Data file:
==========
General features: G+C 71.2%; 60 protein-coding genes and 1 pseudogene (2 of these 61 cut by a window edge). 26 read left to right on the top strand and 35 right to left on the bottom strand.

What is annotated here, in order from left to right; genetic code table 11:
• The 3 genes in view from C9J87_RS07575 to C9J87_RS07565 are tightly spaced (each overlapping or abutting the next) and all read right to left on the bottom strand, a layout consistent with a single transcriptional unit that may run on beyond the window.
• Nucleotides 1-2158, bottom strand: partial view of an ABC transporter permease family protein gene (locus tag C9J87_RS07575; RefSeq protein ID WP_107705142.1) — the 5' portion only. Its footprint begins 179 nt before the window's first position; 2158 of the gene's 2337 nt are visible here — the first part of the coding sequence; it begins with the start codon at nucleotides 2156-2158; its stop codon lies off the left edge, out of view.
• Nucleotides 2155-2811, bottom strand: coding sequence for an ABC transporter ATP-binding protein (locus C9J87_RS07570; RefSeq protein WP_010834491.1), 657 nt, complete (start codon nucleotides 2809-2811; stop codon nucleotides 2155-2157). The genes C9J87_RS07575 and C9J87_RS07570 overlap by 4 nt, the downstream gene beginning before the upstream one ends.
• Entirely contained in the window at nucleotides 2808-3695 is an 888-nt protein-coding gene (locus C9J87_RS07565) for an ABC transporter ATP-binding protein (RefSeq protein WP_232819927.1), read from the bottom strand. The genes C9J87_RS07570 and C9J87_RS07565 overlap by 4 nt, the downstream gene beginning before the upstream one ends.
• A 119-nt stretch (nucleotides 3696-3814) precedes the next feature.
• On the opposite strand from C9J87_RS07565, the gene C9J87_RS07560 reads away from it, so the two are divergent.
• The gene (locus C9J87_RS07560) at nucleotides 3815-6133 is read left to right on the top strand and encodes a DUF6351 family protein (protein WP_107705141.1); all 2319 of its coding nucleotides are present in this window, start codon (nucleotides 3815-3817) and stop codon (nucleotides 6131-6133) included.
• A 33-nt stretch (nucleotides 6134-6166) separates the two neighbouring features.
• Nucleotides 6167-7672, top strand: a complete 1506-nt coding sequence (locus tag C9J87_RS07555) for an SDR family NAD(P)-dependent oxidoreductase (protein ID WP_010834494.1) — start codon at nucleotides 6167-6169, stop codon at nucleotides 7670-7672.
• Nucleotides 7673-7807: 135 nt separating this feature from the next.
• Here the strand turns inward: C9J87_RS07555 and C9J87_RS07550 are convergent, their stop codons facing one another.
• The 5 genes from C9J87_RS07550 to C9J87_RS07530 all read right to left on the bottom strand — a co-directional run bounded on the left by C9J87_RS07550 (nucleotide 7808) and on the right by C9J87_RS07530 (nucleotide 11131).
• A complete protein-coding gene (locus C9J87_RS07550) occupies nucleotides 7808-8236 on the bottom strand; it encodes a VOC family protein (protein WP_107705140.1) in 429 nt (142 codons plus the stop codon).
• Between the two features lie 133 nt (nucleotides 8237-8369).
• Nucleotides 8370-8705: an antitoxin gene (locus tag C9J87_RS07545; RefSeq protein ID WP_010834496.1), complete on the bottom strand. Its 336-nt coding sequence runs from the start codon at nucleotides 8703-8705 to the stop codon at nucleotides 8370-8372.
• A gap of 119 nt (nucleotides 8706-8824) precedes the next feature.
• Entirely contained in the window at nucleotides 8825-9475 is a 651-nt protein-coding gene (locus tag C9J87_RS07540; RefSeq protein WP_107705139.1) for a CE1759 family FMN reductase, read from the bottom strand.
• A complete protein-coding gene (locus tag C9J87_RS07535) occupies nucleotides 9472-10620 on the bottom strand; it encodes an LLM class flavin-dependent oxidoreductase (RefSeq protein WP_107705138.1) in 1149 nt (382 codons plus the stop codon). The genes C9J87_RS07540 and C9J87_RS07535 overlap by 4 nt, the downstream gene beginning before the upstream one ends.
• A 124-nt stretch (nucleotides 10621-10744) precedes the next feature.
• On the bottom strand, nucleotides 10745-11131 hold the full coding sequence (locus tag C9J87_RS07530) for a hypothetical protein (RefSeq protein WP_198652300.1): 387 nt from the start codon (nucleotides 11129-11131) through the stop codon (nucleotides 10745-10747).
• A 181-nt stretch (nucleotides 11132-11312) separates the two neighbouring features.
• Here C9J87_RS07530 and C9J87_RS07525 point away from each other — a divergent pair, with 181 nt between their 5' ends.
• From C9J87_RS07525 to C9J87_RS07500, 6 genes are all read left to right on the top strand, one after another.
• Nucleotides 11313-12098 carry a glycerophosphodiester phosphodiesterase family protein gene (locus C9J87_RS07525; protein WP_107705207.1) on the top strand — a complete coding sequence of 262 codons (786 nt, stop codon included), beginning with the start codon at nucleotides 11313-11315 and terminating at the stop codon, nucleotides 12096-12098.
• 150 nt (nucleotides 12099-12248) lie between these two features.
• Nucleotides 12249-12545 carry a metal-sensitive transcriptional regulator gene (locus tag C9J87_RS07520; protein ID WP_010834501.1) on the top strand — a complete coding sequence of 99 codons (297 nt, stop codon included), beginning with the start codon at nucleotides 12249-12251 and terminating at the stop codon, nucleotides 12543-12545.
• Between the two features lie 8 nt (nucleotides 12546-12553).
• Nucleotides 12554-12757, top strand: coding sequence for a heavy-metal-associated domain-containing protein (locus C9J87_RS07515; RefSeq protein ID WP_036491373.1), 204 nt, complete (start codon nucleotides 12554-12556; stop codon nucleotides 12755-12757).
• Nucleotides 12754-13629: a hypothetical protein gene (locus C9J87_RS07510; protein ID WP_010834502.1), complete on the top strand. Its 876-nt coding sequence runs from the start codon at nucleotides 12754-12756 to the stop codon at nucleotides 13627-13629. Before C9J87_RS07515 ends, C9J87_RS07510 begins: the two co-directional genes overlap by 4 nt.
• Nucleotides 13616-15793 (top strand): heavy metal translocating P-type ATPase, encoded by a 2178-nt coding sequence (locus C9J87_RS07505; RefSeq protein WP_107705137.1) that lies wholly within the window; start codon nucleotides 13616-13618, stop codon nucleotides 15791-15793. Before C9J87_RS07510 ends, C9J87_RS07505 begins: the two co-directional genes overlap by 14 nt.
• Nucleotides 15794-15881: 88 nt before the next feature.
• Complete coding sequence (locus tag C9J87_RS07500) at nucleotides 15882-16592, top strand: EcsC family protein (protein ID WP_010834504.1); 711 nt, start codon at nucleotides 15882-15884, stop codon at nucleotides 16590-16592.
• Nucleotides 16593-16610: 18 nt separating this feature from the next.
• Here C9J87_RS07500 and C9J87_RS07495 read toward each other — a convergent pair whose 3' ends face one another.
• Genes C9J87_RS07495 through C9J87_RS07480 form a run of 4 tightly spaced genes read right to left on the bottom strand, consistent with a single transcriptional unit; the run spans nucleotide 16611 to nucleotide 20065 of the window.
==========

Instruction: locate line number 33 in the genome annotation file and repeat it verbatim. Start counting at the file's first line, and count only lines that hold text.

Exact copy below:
• Nucleotides 15794-15881: 88 nt before the next feature.